Truth in Wrights words cause fear

Published 12:00 am Wednesday, March 26, 2008

The issue:

The Rev. Jeremiah Wright Jr.’s views of liberation theology is disturbing to many.

Our position: Wright has forced blacks and whites to step outside their comfort zones, which might lead to better understanding.

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People still talk about the sermon the Rev. Jeremiah Wright Jr. gave about America, and then Sen. Barack Obama had to answer.

To many, Wright’s words were disturbing, even inflammatory, especially if one did not understand the context and the background from where Wright was speaking.

The minister is rooted in black liberation theology of the Rev. James H. Cone of New York that evolved during the 1960s and 1970s.

At that time, during the Black Power movement, Cone and others were attempting to make sense of Christianity that had been dominated by white influences.

Historically, Cone’s book on the topic, “Black Theology and Black Power,” worked through what Christianity has to say to black people as they confront the realities of life.

The issue seems relevant, especially in a country where Christianity has been associated with slavery and segregation.

It is then that the Jesus of the gospel of Luke comes into play for Cone and other liberation theologists, as stated in Luke 4:18-19, “The spirit of the Lord is upon me, because he has anointed me to preach the good news to the poor. He has sent me to proclaim release to the captives and recovering of sight to the blind, To set a liberty those who are oppressed, to proclaim the acceptable year of the Lord.”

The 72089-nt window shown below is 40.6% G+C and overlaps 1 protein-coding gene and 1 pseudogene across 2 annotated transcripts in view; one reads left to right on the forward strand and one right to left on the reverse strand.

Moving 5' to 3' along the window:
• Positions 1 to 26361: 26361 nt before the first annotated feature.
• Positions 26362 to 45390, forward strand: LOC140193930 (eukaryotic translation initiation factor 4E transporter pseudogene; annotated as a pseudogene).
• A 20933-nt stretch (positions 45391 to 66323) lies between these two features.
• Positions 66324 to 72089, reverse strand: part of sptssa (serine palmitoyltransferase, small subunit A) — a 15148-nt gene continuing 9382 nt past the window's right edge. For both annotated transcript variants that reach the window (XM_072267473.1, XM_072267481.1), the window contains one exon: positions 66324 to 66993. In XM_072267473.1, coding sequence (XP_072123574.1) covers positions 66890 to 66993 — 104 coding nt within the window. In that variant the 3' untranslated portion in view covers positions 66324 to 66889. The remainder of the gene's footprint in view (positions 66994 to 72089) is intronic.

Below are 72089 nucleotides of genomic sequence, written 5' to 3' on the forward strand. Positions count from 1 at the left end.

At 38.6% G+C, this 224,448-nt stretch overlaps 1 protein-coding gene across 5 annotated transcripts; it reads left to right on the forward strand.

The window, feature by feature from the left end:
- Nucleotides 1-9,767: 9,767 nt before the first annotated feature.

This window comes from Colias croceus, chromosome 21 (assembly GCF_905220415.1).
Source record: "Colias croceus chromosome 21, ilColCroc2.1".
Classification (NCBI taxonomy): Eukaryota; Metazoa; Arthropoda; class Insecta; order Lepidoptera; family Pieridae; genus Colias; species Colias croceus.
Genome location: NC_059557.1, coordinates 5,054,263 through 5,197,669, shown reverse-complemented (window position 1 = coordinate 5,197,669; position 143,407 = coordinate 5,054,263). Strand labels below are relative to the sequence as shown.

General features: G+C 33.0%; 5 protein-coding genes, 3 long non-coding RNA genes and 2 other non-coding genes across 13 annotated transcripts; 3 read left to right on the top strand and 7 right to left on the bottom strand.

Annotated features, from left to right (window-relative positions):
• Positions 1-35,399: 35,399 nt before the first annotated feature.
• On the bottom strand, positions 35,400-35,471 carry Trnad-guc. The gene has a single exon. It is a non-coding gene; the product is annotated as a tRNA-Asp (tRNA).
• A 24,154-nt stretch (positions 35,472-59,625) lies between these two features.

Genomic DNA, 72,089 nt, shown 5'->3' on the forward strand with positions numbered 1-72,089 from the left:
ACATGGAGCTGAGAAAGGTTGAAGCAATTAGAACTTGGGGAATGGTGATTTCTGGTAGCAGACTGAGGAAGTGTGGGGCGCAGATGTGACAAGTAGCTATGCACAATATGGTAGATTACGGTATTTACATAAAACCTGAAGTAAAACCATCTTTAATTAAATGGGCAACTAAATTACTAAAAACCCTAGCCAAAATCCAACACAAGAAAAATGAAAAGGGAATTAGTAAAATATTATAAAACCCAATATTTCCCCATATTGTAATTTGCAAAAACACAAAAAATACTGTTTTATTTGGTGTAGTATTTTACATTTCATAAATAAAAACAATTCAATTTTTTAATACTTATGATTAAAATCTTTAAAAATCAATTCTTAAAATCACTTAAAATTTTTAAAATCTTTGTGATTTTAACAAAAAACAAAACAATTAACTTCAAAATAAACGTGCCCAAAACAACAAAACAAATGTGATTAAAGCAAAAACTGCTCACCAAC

This meshes with the struggle of blacks during the 1960s and 1970s and with the poor and every other oppressed group.

This makes Christianity relevant based on experience &8212; the experiences of Malcolm X and Rodney King and Angela Davis and others.

Those experiences are frightening for whites because it forces them outside their comfort zones, and rightly so.

Most whites would prefer the less-threatening approach of Martin Luther King Jr. or Colin Powell than Wright or his mentor, Cone.

Perhaps Wright’s sermon, although disturbing, is instructive.

Perhaps it is the real test of whether whites can communicate with blacks by bringing to the conversation a willingness to try to understand the pain felt by Wright and others, and a recognition that all of us are intimately involved in a racist system, which makes us oblivious to the pain we have caused or continue to cause.

Until white and black people are willing to have that honest dialogue, then we will continue to live and misunderstand one another.